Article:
Getty Images

Andrew Luck is back in Indianapolis. Less than five years after one of the most shocking retirements in NFL history, Luck returned to the city where he quarterbacked from 2012-18. 

Luck returned to Indianapolis to attend former Colts coach Chuck Pagano's annual gala that helps donate money for cancer research. During the gala, Luck wore a wide smile as he reminisced about his years with the Colts. Luck, who was just 29 years old when he retired from the NFL, was asked if he ever had the itch to return to the NFL. 

"When I retired, that part of it was put to bed in my mind," Luck said, via The Athletic. "I certainly realize I still love this game, and I want to have it integrated in my life."

Luck said that Indianapolis has left a lasting impact on his life. He said he still has family in the Indianapolis area and even spent last Christmas in the area. 

"Certainly, I feel the love in the sense from the city, and I hope people know it's reciprocal," Love said, via CBS4 Sports. "I love this place." 

At the time of his retirement, Luck attributed his decision to the physical and mental toll of the injuries he had suffered during his career. Among the injuries Luck sustained was a shoulder injury that sidelined him for the entire 2017 season. 

Luck returned in 2018 and was named Comeback Player of the Year after earning his fourth Pro Bowl nod and leading the Colts to the AFC divisional round. But a calf injury was revealed via an MRI in March of 2019, which led to missed practice time which contributed to his decision to retire during the preseason. 

"This is not an easy decision. Honestly it's the hardest decision of my life," Luck said at the time of his announcement. "But it is the right decision for me. I've been stuck in this process. I haven't been able to live the life I want to live. It's taken the joy out of this game ... the only way forward for me is to remove myself from football."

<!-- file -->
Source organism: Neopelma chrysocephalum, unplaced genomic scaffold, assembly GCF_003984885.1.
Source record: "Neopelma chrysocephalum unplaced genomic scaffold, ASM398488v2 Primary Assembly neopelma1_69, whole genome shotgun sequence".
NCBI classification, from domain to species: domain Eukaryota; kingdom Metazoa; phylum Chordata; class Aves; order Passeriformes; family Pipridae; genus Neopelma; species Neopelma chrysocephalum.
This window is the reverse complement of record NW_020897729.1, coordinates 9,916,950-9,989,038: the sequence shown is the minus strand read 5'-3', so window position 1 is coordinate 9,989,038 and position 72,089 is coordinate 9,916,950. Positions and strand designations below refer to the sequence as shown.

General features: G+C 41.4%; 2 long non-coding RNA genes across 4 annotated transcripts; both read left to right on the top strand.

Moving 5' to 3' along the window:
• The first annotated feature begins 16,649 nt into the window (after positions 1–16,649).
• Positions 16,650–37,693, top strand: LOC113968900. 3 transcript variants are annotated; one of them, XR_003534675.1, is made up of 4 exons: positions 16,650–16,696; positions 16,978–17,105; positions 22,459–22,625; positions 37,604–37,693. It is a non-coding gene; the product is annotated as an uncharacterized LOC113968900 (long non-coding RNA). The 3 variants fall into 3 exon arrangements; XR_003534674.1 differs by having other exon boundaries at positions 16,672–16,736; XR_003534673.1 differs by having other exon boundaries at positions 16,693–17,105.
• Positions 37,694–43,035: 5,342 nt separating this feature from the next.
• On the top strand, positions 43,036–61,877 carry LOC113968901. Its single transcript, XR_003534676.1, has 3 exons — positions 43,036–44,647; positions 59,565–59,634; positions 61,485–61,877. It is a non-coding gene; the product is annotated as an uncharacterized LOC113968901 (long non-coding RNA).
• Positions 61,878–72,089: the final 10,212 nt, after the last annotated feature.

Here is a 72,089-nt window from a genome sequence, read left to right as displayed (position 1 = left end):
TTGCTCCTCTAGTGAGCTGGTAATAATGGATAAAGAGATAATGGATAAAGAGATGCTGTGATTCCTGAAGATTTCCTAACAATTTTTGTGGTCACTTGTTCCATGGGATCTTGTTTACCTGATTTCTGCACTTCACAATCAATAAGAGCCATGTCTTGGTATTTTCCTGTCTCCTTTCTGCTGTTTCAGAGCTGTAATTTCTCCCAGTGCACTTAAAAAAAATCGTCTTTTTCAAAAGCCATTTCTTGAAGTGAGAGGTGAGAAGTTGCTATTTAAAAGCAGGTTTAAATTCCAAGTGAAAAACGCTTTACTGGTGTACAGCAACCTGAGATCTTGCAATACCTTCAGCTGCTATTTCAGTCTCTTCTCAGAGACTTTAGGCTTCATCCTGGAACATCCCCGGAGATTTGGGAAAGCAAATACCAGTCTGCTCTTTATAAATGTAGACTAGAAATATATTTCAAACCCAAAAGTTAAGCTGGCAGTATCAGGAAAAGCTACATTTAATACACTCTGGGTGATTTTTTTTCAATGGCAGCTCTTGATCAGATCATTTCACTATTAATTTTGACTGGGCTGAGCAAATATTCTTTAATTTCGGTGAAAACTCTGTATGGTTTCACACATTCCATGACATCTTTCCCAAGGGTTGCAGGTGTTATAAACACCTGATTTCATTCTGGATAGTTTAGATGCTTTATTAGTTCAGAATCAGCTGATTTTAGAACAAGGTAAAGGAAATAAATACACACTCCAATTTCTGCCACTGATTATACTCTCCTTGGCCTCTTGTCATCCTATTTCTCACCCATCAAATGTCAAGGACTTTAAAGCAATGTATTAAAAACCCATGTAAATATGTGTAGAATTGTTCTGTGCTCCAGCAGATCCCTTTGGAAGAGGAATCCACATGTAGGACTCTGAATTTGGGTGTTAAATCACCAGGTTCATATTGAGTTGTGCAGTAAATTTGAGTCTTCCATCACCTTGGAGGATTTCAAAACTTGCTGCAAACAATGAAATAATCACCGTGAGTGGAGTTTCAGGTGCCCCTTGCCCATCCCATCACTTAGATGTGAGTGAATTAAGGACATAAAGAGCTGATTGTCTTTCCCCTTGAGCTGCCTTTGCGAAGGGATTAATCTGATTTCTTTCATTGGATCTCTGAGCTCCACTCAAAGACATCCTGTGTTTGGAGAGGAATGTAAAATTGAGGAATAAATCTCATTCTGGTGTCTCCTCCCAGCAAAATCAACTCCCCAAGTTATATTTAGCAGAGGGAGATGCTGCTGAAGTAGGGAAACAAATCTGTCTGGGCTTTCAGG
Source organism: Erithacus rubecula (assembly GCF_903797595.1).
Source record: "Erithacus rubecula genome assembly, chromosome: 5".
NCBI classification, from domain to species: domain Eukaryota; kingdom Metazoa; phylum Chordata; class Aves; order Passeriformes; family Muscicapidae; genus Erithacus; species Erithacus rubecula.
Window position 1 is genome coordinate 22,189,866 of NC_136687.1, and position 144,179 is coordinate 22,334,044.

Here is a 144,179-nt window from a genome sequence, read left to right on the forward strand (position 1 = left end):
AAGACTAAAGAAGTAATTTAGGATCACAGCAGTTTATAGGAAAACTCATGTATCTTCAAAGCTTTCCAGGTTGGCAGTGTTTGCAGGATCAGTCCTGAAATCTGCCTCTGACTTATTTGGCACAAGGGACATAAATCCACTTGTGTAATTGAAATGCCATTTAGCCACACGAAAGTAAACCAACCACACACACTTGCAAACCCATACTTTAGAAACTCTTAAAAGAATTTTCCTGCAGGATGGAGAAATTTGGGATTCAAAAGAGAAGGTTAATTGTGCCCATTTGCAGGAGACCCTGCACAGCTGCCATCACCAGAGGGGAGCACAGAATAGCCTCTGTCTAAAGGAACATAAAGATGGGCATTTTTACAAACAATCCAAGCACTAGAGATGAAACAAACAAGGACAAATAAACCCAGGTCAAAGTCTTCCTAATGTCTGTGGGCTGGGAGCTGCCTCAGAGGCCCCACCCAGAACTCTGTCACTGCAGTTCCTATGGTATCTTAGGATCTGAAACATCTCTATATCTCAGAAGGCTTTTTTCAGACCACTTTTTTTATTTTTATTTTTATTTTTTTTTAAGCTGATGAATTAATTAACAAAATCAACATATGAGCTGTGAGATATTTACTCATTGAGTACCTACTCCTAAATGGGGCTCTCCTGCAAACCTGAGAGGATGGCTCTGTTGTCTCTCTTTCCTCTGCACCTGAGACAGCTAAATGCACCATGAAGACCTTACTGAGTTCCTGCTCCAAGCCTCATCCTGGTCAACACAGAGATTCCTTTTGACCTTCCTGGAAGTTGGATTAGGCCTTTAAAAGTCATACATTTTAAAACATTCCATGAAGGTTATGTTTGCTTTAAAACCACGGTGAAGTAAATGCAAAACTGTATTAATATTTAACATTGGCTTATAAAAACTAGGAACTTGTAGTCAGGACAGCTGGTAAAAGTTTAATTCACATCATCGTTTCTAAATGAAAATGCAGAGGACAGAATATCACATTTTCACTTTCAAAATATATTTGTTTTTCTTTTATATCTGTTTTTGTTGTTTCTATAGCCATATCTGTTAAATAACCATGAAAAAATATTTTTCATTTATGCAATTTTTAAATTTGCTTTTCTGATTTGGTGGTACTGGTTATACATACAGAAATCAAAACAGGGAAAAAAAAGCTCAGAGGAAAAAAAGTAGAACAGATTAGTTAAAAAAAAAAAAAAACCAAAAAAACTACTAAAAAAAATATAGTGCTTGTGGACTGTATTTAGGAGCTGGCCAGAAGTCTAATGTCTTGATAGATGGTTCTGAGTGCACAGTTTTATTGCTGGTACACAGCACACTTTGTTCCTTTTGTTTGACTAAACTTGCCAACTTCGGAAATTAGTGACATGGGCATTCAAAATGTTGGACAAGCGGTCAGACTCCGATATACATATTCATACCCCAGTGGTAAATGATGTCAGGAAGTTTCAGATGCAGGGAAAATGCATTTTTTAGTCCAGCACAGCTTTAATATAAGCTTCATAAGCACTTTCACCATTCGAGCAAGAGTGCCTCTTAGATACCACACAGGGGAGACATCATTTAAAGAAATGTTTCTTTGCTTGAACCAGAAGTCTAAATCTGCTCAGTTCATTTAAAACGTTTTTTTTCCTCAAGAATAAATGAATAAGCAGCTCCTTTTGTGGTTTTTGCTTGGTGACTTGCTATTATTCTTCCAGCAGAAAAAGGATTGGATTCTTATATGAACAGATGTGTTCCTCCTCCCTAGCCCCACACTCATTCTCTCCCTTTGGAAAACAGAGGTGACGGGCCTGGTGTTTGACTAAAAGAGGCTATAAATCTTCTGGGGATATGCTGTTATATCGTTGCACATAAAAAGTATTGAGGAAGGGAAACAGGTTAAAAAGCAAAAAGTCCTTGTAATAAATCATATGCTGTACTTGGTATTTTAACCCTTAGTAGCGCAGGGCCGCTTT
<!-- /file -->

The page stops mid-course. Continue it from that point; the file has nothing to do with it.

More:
Luck quickly moved on with his life after football. He and his wife had their first child in November of 2019. In 2022, he returned to his alma mater, Stanford, to pursue a master's degree in education. Last year, Luck began serving as a part-time volunteer football coach at Palo Alto High School. Luck was also was inducted into the College Football Hall of Fame in 2022. 

"This game gives you, as cheesy as it is, it gives you purpose," Luck said. "But (my) second act, third act, fourth act -- I know certainly I hope to continue to evolve and find ways in order to get the most out of life and to give back."

While his NFL career was relatively short, Luck accomplished a considerable amount during his six active seasons. He went 55-33 as the Colts' starting quarterback that included four trips to the playoffs. Luck led the Colts to four playoff wins that included a surprising AFC title game run in 2014. That playoff run included a shocking upset win over Payton Manning's Broncos. 

Speaking of Manning, Luck said that he considered himself lucky to play for a team that had become accustomed to playing at a championship-caliber level. 

"I got to come to a place that had really good football for a long time," Luck said. "What Peyton and the crew, the bar they set, was amazing. I certainly wanted to continue it. ... I walked into a locker room with Adam Vinatieri, Reggie Wayne, Dwight Freeney and Robert Mathis as the four leaders. That's a dream. I loved football growing up. I watched those guys." 

Unlike many other athletes, Luck never considered a comeback. And while Luck may have prematurely left Indianapolis, Indianapolis hasn't left him. 

"I certainly feel like Indianapolis is a big part of the fabric of who I am," he said.